BACKGROUND: Lesions in peripheral nerves are highly prevalent in the upper extremity. The present study compares different tendon transfer surgeries in patients with radial nerve palsy. METHODS: Fifty patients with radial nerve palsy were randomly selected among patients who referred to Tehran 15(th) Khordad Hospital during 2006-2011. They were divided into two groups of 17 and 33 subjects. Single tendon transfer surgery was performed on 33 and ternary tendon transfer surgery on 17 patients and were compared...
January 2014: World Journal of Plastic Surgery
Sandeep Albert, Viswanath Jayashankar, Mohamad Gouse
Scapulothoracic dissociation involves varying degree of discontinuity of the upper extremity from its truncal attachment. An eighteen-year-old male presented to the accident and emergency department following a motor vehicle accident where he was hit by a four wheeler while riding a two wheeler. He had tenderness and deformity over the left clavicle and the left humerus. He was unable to perform active wrist and finger dorsiflexion. A CT subsequently revealed a grade 2 splenic laceration. The splenic laceration was treated conservatively...
2014: Case Reports in Emergency Medicine
Bo Ram Han, Yong Jun Cho, Jin Seo Yang, Suk Hyung Kang, Hyuk Jai Choi
OBJECTIVE: Posture-induced radial neuropathy, known as Saturday night palsy, occurs because of compression of the radial nerve. The clinical symptoms of radial neuropathy are similar to stroke or a herniated cervical disk, which makes it difficult to diagnose and sometimes leads to inappropriate evaluations. The purpose of our study was to establish the clinical characteristics and diagnostic assessment of compressive radial neuropathy. METHODS: Retrospectively, we reviewed neurophysiologic studies on 25 patients diagnosed with radial nerve palsy, who experienced wrist drop after maintaining a certain posture for an extended period...
March 2014: Journal of Korean Neurosurgical Society
A Trimaille, N Kerfant, C Le Rouzic-Dartoy, A Henry, W Hu
OBJECTIVES: Congenital Volkmann ischemic contracture is a rare entity. The neonate presents nerve palsy, cutaneous and muscular necrosis of the forearm. METHODS: We report a case of a newborn who presented with necrotic subcutaneous tissue of the right forearm and absence of active flexion and extension of the wrist and fingers. She was initially treated with debridement of necrotic tissues and orthosis of the wrist. Latissimus dorsi free flap was used for forearm reconstruction at age of 7months...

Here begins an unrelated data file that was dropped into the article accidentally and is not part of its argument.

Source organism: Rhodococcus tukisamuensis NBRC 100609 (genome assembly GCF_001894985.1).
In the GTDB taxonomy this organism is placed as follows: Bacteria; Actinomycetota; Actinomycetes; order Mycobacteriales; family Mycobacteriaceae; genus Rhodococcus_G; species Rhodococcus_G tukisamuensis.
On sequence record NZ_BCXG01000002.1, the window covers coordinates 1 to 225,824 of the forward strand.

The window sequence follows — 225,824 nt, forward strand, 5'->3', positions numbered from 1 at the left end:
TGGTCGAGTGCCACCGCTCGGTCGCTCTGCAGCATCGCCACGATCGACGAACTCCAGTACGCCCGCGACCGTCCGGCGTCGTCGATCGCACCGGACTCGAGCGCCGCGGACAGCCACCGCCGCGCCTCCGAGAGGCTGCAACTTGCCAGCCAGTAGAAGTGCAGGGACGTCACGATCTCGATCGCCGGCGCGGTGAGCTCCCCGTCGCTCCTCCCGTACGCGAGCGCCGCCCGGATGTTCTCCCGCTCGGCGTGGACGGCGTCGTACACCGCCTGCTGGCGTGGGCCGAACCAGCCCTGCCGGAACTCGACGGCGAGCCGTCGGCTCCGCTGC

June 2014: Annales de Chirurgie Plastique et Esthétique
Adel Ebrahimpour, Shahram Nazerani, Reza Tavakoli Darestani, Salim Khani
INTRODUCTION: Spontaneous radial palsy is a not rare finding in hand clinics. The anatomy of the radial nerve renders it prone to pressure paralysis as often called "Saturday night palsy". This problem is a transient nerve lesion and an acute one but the case presented here is very unusual in that it seems this entity can also occur as an acute on chronic situation with neuroma formation. CASE PRESENTATION: A 61 year-old man presented with the chief complaint of inability to extend the wrist and the fingers of the left hand which began suddenly the night before admission, following a three-week history of pain, numbness and tingling sensation of the affected extremity...
September 2013: Trauma Monthly
T Pillukat, B Blanarsch, M Schädel-Höpfner, J Windolf, J van Schoonhoven
OBJECTIVES: Restoration of extension in the metacarpophalangeal joints of the fingers as well as in the interphalangeal joint of the thumb by transfer of the superficial flexor tendons of the long and ring fingers (flexor digitorum superficialis III and IV). INDICATIONS: The indications for surgery are substantial loss and palsy of muscles innervated by the radial nerve and its roots. CONTRAINDICATIONS: The procedure is contraindicated by reversible radial palsy, palsy or substantial loss of flexors, limited passive mobility due to contracture, ankylosis or instability of the affected joints, instability of the wrist joint, palsy of the wrist flexors, ankylosis of the wrist joint in an unfavorable position, adhesions of flexor or extensor tendons, insufficient soft tissue coverage or soft tissue defects and passage of transposed tendons through scarred tissue...
August 2013: Operative Orthopädie und Traumatologie
Kristen M Davidge, Andrew Yee, Lorna C Kahn, Susan E Mackinnon
Radial nerve injury results in loss of wrist, finger, and thumb extension. Traditionally, radial nerve palsies that fail to recover spontaneously have been reconstructed with tendon transfers or nerve grafts. Nerve transfers are a novel approach to the surgical management of Sunderland grade IV and V radial nerve injuries. We describe our technique for median to radial nerve transfers. In this procedure, the flexor digitorum superficialis nerve is transferred to the extensor carpi radialis brevis nerve for wrist extension, and the flexor carpi radialis nerve is transferred to the posterior interosseous nerve for finger and thumb extension...
September 2013: Journal of Hand Surgery